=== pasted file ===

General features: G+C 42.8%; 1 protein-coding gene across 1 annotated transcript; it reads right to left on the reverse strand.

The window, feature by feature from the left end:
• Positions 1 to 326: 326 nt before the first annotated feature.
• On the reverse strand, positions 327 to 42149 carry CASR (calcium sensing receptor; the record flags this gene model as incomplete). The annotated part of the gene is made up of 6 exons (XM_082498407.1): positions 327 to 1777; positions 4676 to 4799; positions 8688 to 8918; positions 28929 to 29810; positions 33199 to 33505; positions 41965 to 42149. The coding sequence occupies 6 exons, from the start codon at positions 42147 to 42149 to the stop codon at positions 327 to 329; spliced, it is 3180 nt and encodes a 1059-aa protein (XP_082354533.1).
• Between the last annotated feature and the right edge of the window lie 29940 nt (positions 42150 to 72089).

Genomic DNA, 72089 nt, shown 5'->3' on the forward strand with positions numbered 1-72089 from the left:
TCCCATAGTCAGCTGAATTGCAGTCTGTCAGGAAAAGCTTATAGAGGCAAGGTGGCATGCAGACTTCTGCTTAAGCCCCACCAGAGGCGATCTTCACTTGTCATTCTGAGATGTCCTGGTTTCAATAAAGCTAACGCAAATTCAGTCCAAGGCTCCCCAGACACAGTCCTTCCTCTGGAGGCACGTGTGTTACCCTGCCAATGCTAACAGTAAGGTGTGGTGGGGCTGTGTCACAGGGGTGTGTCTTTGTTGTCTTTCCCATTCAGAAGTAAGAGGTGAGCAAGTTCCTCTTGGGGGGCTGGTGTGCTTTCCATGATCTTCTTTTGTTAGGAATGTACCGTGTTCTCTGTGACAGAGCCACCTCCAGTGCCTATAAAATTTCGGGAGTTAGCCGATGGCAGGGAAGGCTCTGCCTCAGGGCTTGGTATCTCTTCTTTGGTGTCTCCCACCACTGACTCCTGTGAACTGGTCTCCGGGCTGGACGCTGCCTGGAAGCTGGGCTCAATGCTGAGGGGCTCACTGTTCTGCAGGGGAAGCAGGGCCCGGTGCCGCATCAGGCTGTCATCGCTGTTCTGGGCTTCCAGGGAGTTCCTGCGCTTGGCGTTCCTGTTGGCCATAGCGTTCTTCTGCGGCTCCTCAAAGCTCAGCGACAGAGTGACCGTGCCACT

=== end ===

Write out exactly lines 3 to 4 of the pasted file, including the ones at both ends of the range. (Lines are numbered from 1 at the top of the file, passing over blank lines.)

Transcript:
• Positions 1 to 326: 326 nt before the first annotated feature.
• On the reverse strand, positions 327 to 42149 carry CASR (calcium sensing receptor; the record flags this gene model as incomplete). The annotated part of the gene is made up of 6 exons (XM_082498407.1): positions 327 to 1777; positions 4676 to 4799; positions 8688 to 8918; positions 28929 to 29810; positions 33199 to 33505; positions 41965 to 42149. The coding sequence occupies 6 exons, from the start codon at positions 42147 to 42149 to the stop codon at positions 327 to 329; spliced, it is 3180 nt and encodes a 1059-aa protein (XP_082354533.1).